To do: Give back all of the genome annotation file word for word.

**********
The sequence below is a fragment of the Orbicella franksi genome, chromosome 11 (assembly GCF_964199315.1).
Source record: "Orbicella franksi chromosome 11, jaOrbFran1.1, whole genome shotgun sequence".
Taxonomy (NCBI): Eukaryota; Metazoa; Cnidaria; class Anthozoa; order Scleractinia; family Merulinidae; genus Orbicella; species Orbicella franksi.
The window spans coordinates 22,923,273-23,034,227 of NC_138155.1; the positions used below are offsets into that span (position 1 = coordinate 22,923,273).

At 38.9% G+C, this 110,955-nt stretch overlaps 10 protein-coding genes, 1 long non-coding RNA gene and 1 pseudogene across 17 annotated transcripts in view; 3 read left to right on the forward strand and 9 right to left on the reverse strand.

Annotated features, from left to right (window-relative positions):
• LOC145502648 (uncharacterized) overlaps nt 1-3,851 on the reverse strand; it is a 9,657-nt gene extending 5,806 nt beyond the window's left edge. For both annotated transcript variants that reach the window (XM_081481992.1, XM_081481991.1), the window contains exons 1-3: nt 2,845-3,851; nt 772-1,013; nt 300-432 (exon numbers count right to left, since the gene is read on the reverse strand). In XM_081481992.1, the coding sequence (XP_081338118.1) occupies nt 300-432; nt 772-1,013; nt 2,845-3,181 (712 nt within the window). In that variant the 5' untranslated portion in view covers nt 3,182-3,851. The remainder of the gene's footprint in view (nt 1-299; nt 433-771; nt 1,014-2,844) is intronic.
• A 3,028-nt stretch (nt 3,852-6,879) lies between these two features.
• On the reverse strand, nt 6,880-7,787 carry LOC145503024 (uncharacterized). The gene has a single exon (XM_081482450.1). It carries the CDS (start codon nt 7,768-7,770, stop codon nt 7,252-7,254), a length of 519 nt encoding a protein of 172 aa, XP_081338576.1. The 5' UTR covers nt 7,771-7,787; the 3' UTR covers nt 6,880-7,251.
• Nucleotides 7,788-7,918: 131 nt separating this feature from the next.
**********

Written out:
The sequence below is a fragment of the Orbicella franksi genome, chromosome 11 (assembly GCF_964199315.1).
Source record: "Orbicella franksi chromosome 11, jaOrbFran1.1, whole genome shotgun sequence".
Taxonomy (NCBI): Eukaryota; Metazoa; Cnidaria; class Anthozoa; order Scleractinia; family Merulinidae; genus Orbicella; species Orbicella franksi.
The window spans coordinates 22,923,273-23,034,227 of NC_138155.1; the positions used below are offsets into that span (position 1 = coordinate 22,923,273).

At 38.9% G+C, this 110,955-nt stretch overlaps 10 protein-coding genes, 1 long non-coding RNA gene and 1 pseudogene across 17 annotated transcripts in view; 3 read left to right on the forward strand and 9 right to left on the reverse strand.

Annotated features, from left to right (window-relative positions):
• LOC145502648 (uncharacterized) overlaps nt 1-3,851 on the reverse strand; it is a 9,657-nt gene extending 5,806 nt beyond the window's left edge. For both annotated transcript variants that reach the window (XM_081481992.1, XM_081481991.1), the window contains exons 1-3: nt 2,845-3,851; nt 772-1,013; nt 300-432 (exon numbers count right to left, since the gene is read on the reverse strand). In XM_081481992.1, the coding sequence (XP_081338118.1) occupies nt 300-432; nt 772-1,013; nt 2,845-3,181 (712 nt within the window). In that variant the 5' untranslated portion in view covers nt 3,182-3,851. The remainder of the gene's footprint in view (nt 1-299; nt 433-771; nt 1,014-2,844) is intronic.
• A 3,028-nt stretch (nt 3,852-6,879) lies between these two features.
• On the reverse strand, nt 6,880-7,787 carry LOC145503024 (uncharacterized). The gene has a single exon (XM_081482450.1). It carries the CDS (start codon nt 7,768-7,770, stop codon nt 7,252-7,254), a length of 519 nt encoding a protein of 172 aa, XP_081338576.1. The 5' UTR covers nt 7,771-7,787; the 3' UTR covers nt 6,880-7,251.
• Nucleotides 7,788-7,918: 131 nt separating this feature from the next.